Vol 8, No 4 (2022)
Case report
Published online: 2022-12-29

open access

Page views 592
Article views/downloads 893
Get Citation

Connect on Social Media

Connect on Social Media

Complications of sulfasalazine therapy in rheumatology practice

Jolanta Osieleniec1, Przemysław Borowy1, Piotr Krawiec1, Bogdan Batko1
Rheumatology Forum 2022;8(4):185-190.

Abstract

Sulfasalazine is a drug commonly used in rheumatology and gastrology, unfortunately, up to 50% of patients report side effects during therapy. Most of them have a mild course and their significant factor is the genetically determined metabolism of the drug, which leads to the accumulation of the metabolite — sulfapyridine, responsible for toxic symptoms. Serious side effects are less frequent and may have varied pathomechanisms. Usually, they are difficult to recognize because in the early period they can imitate the course of many inflammatory and systemic diseases, therefore their appearance is not immediately associated with the patient’s intake of sulfasalazine, which may delay proper management and be fatal for the patient. This work aimed to present the serious complications that were observed in patients treated with sulfasalazine, i.e. drug rash with eosinophilia and systemic symptoms (DRESS syndrome), febrile neutropenia and severe nephrotic syndrome. Diagnostic and therapeutic difficulties in individual disease entities were discussed.

Article available in PDF format

View PDF Download PDF file

References

  1. Choi J, Fenando A. Sulfasalazine. [Updated 2021 Jun 29]. Treasure Island (FL): StatPearls Publishing. https://www.ncbi.nlm.nih.gov/books/NBK557809/ (6.09.2022).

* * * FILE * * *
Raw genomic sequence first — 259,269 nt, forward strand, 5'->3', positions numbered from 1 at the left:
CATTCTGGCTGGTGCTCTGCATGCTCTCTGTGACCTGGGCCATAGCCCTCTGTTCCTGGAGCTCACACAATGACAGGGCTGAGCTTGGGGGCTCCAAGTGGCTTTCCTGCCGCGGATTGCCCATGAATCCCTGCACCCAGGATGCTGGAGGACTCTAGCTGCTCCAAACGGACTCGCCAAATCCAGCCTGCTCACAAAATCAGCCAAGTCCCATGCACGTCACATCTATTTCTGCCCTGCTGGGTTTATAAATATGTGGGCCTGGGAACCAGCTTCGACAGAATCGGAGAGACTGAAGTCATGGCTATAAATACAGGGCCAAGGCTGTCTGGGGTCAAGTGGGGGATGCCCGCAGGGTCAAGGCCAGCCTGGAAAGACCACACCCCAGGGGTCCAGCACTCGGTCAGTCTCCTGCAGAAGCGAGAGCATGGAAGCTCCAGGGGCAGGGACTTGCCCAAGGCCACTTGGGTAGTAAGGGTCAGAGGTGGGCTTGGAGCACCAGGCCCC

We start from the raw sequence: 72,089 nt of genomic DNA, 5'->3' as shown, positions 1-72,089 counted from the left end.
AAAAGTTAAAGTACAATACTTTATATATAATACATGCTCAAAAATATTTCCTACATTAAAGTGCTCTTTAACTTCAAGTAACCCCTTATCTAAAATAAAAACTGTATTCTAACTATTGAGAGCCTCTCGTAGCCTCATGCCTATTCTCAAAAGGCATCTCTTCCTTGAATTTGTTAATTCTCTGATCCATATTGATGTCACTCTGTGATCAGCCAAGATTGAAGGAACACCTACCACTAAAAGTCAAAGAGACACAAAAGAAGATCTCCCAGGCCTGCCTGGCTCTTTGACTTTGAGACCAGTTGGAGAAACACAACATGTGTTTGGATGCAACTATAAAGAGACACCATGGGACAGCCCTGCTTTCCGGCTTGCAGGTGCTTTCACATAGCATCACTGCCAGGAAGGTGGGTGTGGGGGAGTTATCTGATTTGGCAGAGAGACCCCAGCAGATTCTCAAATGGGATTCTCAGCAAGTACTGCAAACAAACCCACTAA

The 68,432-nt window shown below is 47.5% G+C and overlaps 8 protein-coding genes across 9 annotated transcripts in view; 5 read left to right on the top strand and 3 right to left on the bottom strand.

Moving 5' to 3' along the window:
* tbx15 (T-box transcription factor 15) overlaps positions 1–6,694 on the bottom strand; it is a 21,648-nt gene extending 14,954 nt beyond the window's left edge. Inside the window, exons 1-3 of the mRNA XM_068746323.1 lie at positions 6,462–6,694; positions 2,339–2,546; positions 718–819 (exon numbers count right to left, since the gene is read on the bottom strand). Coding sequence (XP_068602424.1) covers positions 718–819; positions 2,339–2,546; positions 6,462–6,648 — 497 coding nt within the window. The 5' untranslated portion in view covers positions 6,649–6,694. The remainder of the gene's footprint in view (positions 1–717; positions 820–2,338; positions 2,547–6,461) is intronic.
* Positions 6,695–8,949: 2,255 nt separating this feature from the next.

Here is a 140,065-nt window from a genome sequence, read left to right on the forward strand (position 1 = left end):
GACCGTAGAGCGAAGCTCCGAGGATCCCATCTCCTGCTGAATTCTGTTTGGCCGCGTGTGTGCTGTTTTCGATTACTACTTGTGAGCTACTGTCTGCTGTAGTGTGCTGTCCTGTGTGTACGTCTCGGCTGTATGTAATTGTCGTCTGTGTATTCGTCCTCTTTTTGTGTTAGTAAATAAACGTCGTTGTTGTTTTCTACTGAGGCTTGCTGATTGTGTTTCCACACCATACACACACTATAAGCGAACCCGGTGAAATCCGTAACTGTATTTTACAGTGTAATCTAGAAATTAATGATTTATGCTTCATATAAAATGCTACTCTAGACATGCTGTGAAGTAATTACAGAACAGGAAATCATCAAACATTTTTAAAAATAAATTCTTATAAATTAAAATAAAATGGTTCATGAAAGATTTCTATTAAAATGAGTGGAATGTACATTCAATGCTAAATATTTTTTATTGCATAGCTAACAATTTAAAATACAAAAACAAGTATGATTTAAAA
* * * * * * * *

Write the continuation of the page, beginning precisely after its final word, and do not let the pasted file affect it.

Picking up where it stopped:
2. Damjanov N, Shehhi WAl, Huang F, et al. Assessment of clinical efficacy and safety in a randomized double-blind study of etanercept and sulfasalazine in patients with ankylosing spondylitis from Eastern/Central Europe, Latin America, and Asia. Rheumatol Int. 2016; 36(5): 643–651.
  3. Kardaun SH, Sidoroff A, Valeyrie-Allanore L, et al. Variability in the clinical pattern of cutaneous side-effects of drugs with systemic symptoms: does a DRESS syndrome really exist? Br J Dermatol. 2007; 156(3): 609–611.
  4. Ransford RAJ, Langman MJS. Sulphasalazine and mesalazine: serious adverse reactions re-evaluated on the basis of suspected adverse reaction reports to the Committee on Safety of Medicines. Gut. 2002; 51(4): 536–539.
  5. Tas S, Simonart T. Drug rash with eosinophilia and systemic symptoms (DRESS syndrome). Acta Clin Belg. 1999; 54(4): 197–200.
  6. Plosker GL, Croom KF. Sulfasalazine: a review of its use in the management of rheumatoid arthritis. Drugs. 2005; 65(13): 1825–1849.
  7. Morimoto T, Sato T, Matsuoka A, et al. Trimethoprim-sulfamethoxazole-induced hypersensitivity syndrome associated with reactivation of human herpesvirus-6. Intern Med. 2006; 45(2): 101–105.
  8. Shiohara T, Inaoka M, Kano Y. Drug-induced hypersensitivity syndrome (DIHS): a reaction induced by a complex interplay among herpesviruses and antiviral and antidrug immune responses. Allergol Int. 2006; 55(1): 1–8.
  9. Lee AYS. Clinical use of anti-histone antibodies in idiopathic and drug-induced lupus. Immunol Med. 2022 [Epub ahead of print]: 1–6.
  10. Niknahad H, Heidari R, Mohammadzadeh R, et al. Sulfasalazine induces mitochondrial dysfunction and renal injury. Ren Fail. 2017; 39(1): 745–753.
  11. Amos RS, Pullar T, Bax DE, et al. Sulphasalazine for rheumatoid arthritis: toxicity in 774 patients monitored for one to 11 years. Br Med J (Clin Res Ed). 1986; 293(6544): 420–423.